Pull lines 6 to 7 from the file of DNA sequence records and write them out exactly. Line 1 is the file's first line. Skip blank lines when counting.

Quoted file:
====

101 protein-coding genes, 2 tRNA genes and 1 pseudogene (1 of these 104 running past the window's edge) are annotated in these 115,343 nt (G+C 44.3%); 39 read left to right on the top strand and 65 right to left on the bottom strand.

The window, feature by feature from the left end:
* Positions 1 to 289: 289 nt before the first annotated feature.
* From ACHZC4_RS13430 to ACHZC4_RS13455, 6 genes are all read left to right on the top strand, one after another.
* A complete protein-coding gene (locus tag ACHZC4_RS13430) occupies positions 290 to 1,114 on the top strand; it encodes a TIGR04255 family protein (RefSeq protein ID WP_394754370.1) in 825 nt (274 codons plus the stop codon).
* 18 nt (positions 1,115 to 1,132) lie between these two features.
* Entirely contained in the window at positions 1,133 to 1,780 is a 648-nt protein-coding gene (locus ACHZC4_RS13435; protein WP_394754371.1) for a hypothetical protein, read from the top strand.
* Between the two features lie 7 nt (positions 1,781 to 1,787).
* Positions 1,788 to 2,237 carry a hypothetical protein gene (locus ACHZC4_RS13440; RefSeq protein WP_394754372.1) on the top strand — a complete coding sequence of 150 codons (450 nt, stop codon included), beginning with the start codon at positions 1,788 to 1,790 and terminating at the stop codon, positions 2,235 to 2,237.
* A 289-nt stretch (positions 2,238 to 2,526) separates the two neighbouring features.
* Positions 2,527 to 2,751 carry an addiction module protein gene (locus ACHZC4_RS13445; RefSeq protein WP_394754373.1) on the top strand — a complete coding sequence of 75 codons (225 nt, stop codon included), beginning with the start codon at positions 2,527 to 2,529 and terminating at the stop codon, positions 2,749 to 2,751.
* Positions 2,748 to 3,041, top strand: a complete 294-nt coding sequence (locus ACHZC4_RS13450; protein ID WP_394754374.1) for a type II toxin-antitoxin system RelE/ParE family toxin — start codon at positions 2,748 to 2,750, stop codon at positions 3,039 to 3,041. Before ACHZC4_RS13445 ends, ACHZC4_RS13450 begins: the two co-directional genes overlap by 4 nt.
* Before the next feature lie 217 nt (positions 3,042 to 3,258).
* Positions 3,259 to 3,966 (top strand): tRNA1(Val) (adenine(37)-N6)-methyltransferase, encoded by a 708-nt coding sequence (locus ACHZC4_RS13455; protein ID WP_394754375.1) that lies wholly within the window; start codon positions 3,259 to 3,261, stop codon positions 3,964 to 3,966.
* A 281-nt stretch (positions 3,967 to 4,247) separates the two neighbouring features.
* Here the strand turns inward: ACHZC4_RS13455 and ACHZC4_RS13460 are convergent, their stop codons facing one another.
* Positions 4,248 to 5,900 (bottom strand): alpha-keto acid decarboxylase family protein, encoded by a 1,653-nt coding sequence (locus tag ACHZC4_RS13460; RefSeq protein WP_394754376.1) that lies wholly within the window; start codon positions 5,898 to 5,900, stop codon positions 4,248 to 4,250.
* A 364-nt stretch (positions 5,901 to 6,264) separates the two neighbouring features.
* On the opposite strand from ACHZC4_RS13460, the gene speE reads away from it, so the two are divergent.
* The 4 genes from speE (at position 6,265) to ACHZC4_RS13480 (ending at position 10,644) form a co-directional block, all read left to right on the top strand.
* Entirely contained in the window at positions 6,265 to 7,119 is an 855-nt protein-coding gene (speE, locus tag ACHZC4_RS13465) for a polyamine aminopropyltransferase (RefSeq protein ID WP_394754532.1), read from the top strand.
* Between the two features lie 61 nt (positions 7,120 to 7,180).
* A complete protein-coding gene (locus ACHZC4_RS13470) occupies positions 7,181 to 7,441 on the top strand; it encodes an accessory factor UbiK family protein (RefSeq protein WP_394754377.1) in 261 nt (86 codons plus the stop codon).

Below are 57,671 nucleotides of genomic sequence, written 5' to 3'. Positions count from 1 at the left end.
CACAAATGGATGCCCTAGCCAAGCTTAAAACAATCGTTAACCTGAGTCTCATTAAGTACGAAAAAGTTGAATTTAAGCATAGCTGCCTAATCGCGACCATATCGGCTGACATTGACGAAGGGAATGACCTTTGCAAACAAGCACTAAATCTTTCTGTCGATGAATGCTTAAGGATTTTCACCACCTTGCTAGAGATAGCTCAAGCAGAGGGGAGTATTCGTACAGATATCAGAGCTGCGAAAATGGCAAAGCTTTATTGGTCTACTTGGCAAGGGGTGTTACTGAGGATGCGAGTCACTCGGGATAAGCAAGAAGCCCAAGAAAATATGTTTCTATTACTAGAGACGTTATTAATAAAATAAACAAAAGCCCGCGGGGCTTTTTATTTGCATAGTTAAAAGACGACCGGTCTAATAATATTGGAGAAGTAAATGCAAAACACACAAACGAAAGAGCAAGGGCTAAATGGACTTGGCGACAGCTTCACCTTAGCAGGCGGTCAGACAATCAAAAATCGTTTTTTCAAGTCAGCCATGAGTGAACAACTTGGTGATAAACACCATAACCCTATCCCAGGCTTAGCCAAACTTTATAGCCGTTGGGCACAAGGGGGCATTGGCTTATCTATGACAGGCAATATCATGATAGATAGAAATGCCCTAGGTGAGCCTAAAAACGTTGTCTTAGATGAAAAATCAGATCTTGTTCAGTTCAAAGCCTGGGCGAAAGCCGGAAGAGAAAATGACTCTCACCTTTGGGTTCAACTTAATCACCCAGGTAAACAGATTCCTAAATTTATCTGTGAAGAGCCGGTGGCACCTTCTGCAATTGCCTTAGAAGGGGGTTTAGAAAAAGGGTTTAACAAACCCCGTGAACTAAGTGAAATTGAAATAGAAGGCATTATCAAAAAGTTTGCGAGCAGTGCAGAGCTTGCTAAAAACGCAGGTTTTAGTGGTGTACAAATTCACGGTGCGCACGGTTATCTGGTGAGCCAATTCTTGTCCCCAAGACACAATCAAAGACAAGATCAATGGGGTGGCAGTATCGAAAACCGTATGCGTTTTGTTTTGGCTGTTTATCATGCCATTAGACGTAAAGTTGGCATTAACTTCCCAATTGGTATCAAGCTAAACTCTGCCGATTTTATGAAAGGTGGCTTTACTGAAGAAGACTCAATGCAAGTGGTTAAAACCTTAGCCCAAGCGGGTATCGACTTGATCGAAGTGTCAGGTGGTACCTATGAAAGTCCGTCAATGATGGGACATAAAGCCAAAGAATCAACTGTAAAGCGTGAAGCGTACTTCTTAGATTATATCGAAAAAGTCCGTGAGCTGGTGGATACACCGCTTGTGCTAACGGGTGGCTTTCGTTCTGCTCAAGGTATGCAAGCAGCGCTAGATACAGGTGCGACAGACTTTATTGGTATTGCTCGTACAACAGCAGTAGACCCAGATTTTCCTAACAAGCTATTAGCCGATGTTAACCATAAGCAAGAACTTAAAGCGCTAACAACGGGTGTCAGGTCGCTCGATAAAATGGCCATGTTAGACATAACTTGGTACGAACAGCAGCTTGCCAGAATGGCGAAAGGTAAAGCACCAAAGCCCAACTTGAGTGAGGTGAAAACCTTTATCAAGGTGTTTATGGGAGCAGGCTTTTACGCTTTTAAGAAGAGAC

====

* 18 nt (positions 1,115 to 1,132) lie between these two features.
* Entirely contained in the window at positions 1,133 to 1,780 is a 648-nt protein-coding gene (locus ACHZC4_RS13435; protein WP_394754371.1) for a hypothetical protein, read from the top strand.